Fatigue and Roaming Limb Pain
Using heat and ice to manage limb pain.
I've grouped these two symptoms because they seem to be hand-in-hand. Triggers and treatments for one seem to be the same for the other.
The fatigue started two years after the photophobia and progressed over a month's period until I was bedridden. I now fluctuate between periods of being bedridden and perfectly fine, averaging at mostly struggling to move around. The roaming limb pain started once the fatigue had completely set in. This also fluctuates between periods of being in so much pain that I am bedridden and being perfectly fine, averaging at a low-grade feeling of being uncomfortable.
The triggers are generally entirely confusing and no where near as clearly defined as those for my photophobia. However, I have stumbled upon some correlations.
Post-exertional malaise. The more energy I put in -- either physically or mentally -- the more fatigue and limb pain I will experience later. This doesn't occur 100% of the time. If I am in an episode of fatigue and pain then exerting energy will make it worse, while if I am not in an episode I can do work and recover from it like a normal human being. However, it seems I can induce a fatigue and pain "episode" if I consistently maximize my physical and emotional limits for a week or two.
Sleep quality. The better my sleep, the less fatigue and limb pain I have. The more rotten my sleep, the more fatigue and limb pain I have. The quantity of sleep is not factor. If I have 5 good hours of sleep than I am fine. If my sleep is of extremely low quality, then it doesn't matter how much I sleep at all, I will be suffering greatly.
My sleep quality seems to vary drastically without a seeming trigger. I do know that the more disturbances that occur during my sleep has a great impact, so I have taken lots of steps to ensure my sleep won't be disturbed. This has helped greatly, but I still get random episodes of insomnia and hypersomnia and completely rotten sleep that seem to have no rhyme or reason.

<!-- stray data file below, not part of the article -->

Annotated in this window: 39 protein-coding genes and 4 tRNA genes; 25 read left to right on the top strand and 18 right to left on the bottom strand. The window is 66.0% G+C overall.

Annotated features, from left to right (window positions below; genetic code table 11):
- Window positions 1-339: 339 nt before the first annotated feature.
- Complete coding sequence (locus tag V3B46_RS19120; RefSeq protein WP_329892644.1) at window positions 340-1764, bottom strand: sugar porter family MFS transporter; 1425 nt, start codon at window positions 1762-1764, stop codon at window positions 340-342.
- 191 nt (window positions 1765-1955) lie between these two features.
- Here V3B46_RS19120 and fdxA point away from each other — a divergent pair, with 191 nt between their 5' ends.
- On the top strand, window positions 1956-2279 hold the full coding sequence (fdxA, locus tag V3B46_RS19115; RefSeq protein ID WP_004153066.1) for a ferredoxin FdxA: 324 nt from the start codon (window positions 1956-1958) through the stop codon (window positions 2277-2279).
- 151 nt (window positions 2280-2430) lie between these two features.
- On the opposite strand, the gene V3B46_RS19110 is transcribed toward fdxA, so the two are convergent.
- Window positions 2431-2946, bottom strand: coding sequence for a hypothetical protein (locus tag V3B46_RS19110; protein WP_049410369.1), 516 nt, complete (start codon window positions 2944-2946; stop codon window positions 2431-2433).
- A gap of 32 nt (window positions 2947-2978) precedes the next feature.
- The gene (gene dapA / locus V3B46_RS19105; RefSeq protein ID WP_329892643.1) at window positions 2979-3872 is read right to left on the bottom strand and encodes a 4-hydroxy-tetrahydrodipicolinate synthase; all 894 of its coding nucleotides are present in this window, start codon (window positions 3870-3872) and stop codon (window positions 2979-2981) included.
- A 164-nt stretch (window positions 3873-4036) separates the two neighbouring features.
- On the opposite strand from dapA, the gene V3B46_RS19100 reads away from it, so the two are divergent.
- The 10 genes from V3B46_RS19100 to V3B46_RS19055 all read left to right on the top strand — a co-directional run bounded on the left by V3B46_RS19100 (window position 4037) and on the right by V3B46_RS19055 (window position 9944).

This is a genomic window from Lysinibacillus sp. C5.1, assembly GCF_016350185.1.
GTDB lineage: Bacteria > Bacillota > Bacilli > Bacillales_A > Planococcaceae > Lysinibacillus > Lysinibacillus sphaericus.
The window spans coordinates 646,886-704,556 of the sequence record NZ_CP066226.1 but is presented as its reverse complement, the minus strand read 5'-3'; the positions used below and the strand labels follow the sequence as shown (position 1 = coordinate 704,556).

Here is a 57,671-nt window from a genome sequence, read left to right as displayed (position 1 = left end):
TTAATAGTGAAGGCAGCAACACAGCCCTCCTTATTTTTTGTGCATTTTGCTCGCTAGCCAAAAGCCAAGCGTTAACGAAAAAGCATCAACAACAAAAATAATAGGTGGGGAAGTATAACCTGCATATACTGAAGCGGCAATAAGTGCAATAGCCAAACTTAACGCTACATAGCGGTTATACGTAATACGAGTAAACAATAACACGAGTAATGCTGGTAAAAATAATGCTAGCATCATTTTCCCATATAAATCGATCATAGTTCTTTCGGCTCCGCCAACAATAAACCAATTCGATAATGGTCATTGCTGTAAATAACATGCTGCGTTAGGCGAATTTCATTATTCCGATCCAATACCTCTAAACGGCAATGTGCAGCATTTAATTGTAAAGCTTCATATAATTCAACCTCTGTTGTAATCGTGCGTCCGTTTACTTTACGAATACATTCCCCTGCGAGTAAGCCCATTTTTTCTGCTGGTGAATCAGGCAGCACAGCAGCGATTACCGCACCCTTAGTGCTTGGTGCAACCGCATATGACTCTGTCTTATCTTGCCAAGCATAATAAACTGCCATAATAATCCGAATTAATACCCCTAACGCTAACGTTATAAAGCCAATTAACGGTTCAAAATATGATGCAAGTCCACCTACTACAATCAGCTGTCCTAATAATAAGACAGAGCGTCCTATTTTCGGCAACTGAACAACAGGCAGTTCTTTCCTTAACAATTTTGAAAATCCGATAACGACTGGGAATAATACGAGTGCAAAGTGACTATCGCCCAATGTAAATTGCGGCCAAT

The issue of sleep does bring up a chicken or egg question: Is sleep a trigger for my fatigue and pain, or is what causes my fatigue and pain also causing poor sleep?
Many different diagnoses have been suggested over the years, but none seem to fit well. My doctors have currently settled on a combination of chronic migraine and fibromyalgia. They are no longer looking for a cause of my symptoms, and are focusing solely on management through medication.
Current Working Diagnoses
Chronic Migraine. It is a chicken or the egg question: Do I have chronic migraines that are causing photophobia, or do I have photophobia that is causing migraines? I lean towards believing that I have some other condition that is causing the photophobia, which is in turn causing the migraines.
Fibromyalgia. Fibromyalgia is surprisingly a disease without a tremendous amount of agreement over what exactly it is within the medical community. However, after researching the opinions of several of the top fibromyalgia experts I have come to mostly agree that I likely do have fibromyalgia. My presentation doesn't fit entirely well with those of other patients with fibromyalgia, though -- for instance, my pain generally is focused on my limbs. Other patients commonly have pain in the trunk of their body. However, I recently realized that basically all of my skin has hurt for years, which is why I haven't been able to enjoy a massage since this whole thing started.
The question, then, is where did it come from? My headache doctor, Dr. M. Levin, believes that fibromyalgia can be induced when there is long term pain -- that basically, I have fibromyalgia created by my chronic migraines maxing out my nervous system for too long. This could explain why my fatigue and roaming limb pain set in after 2 years.
New Daily Persistant Headache. NDPH is defined by a headache that starts suddenly one day and never goes away. But, with proper trigger management I can go days without experiencing a headache.
It was difficult for me to discover that my symptoms were being caused by my eyes, so I wouldn't be surprised if other people with NDPH may actually have a condition that is very similar to mine. I believe that NDPH needs to have more research before we can conclude that my condition is the same as others with NDPH.
Exophoria. (related: Exotropia) It is known that these conditions can cause headache, and my symptoms are greatly reduced when treating my exophoria. I wonder, though, if I have primary or secondary exophoria. A team of eye doctors who tested me believe I have symptoms of a traumatic brain injury, but my MRI and CT show no obvious signs of damage.